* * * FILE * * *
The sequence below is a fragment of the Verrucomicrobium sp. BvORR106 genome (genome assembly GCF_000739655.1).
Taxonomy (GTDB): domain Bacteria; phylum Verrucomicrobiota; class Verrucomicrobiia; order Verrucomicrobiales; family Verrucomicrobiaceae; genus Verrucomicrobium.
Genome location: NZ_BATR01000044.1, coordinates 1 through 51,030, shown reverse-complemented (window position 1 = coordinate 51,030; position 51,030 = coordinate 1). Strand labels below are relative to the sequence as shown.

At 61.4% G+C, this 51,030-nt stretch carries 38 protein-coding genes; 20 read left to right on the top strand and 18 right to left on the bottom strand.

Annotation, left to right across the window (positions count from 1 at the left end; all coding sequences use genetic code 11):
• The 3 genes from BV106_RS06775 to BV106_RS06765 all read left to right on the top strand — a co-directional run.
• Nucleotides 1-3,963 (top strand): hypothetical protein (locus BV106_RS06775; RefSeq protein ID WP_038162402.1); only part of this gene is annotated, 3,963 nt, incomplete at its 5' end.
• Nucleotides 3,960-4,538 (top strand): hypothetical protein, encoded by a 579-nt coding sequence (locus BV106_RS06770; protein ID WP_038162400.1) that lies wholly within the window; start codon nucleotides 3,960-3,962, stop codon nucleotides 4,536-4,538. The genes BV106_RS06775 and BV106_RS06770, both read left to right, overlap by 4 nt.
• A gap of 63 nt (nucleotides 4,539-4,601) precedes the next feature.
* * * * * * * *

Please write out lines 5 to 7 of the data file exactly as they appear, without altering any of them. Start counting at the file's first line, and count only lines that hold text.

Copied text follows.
Annotation, left to right across the window (positions count from 1 at the left end; all coding sequences use genetic code 11):
• The 3 genes from BV106_RS06775 to BV106_RS06765 all read left to right on the top strand — a co-directional run.
• Nucleotides 1-3,963 (top strand): hypothetical protein (locus BV106_RS06775; RefSeq protein ID WP_038162402.1); only part of this gene is annotated, 3,963 nt, incomplete at its 5' end.